Pope Francis expressed his sympathy for those suffering from Hansen’s disease, and encouraged them in their efforts to secure spiritual support and medical care. At the same time, he invited Christian communities to allow themselves to be evangelized “by these brothers and sisters” and to be at the forefront of efforts aimed at promoting their full integration into society.



On a personal level, I was delighted yesterday to hear Pope Francis speak at the Sunday Angelus of World Leprosy Day, which is celebrated annually on January 30 since 1954. I also read a Message about this disease, also known as Hansen’s disease, from the Dicastery for Promoting Integral Human Development. Dicastery prefect, Cardinal Michael Czerny noted that leprosy has been on the decline since a multi-drug therapy was introduced in the 1980s, but said the tropical disease is still devastating and neglected.

 In fact, over just the past year, over 127,000 cases of Hansen’s Disease were reported, with many leading to long-term complications.

As most of you know, Saints Damien and Marianne of Molokai were two prominent saints who worked with victims of leprosy in the 19th century in Hawaii. Joseph Dutton – a layman but called Brother Joseph by St. Damien – worked with each of them for a total 44 years, half his life. In fact, even after Mother Marianne’s death in 1918, Joseph continued to work with victims of leprosy on Kalaupapa on the island of Molokai. (The Chosen: Jesus heals a leper)

The Joseph Dutton Guild in the diocese of Honolulu, of which I am a member, chose a postulator last year and we are excited that the cause for canonization for Servant of God Joseph Dutton, is now fully underway! Another saintly person who worked to ease the pain and suffering of Hansen’s patients, to educate them, to make life as comfortable, even joyful, as possible.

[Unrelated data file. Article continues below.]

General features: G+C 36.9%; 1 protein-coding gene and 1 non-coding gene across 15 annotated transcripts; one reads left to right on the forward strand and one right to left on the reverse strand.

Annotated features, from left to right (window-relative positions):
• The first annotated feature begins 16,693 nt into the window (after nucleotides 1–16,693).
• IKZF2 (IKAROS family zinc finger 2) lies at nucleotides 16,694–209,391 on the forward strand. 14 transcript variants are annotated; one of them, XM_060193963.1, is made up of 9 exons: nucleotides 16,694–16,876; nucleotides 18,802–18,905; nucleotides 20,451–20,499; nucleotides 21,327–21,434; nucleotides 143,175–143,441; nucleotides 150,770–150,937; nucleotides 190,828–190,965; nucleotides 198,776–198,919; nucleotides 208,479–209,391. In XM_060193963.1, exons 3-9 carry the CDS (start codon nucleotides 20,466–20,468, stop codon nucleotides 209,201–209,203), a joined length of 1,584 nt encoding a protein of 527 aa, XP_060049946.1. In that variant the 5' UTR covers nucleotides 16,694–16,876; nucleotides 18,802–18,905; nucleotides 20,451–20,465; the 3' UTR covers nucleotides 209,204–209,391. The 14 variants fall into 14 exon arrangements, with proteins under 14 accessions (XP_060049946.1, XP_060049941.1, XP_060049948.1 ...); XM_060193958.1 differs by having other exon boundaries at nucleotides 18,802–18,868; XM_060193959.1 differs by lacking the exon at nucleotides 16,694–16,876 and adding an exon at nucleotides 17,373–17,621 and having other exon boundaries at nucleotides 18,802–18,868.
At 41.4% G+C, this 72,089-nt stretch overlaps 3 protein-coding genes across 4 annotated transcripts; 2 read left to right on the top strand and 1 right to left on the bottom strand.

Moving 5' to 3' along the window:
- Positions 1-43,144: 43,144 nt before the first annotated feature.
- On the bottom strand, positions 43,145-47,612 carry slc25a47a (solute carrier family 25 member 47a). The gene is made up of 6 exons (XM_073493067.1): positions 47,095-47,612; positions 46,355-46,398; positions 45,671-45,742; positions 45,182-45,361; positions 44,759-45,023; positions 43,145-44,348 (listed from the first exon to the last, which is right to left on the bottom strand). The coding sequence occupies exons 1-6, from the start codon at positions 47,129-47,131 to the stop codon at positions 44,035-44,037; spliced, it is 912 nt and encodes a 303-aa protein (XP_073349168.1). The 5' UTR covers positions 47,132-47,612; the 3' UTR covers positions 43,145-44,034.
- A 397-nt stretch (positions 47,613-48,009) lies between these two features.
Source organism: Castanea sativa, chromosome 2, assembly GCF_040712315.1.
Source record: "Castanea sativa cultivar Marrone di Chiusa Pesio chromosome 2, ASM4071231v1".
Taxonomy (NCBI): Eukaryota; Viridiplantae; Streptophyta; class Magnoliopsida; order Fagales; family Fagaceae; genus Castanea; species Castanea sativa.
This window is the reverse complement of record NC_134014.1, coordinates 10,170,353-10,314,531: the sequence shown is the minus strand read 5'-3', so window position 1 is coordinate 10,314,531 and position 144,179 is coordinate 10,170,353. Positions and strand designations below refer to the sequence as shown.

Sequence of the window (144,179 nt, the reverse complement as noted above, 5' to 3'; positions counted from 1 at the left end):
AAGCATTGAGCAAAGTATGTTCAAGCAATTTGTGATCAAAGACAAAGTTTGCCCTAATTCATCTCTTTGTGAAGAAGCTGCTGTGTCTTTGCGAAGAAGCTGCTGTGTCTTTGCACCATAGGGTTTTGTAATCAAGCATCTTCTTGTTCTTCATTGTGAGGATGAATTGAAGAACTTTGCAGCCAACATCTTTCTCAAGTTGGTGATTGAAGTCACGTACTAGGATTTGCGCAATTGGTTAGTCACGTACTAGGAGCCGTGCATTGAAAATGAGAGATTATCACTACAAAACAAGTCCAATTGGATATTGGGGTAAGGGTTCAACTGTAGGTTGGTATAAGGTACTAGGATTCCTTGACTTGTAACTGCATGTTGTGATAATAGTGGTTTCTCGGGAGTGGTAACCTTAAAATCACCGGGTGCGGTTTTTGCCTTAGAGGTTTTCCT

Pope Francis urged members of Italy’s taxation authority to implement Gospel values as they work to favor the redistribution of wealth and support public services for society’s neediest members.

By Devin Watkins (vaticannews)

The Pope met Monday with a delegation of the Agenzie delle Entrate, Italy’s revenue agency, and reflected on the Biblical roots of taxation and its purpose in society.

The theme of taxation, noted Pope Francis, appears regularly in the Bible, and was an aspect of every government that ruled over the Holy Land.

“The Bible,” he pointed out, “does not demonize money, but offers an invitation to use it correctly, to not become slaves to it, and not to turn it into an idol.”

Even the Biblical kings of Israel imposed taxes on their subjects, he said, making it part of life even in ancient times.

Biblical taxation

Tithing, said the Pope, is a little-known but interesting aspect of taxation, in which a tenth of a person’s revenue is given to the king, as Abraham did after he received a blessing from the priest-king Melchizedek.

The Old Testament book of Leviticus employed revenue from the pre-existing practice of tithing to support the priestly tribe of Levi, freeing them up from manual labor to serve in the Temple of God.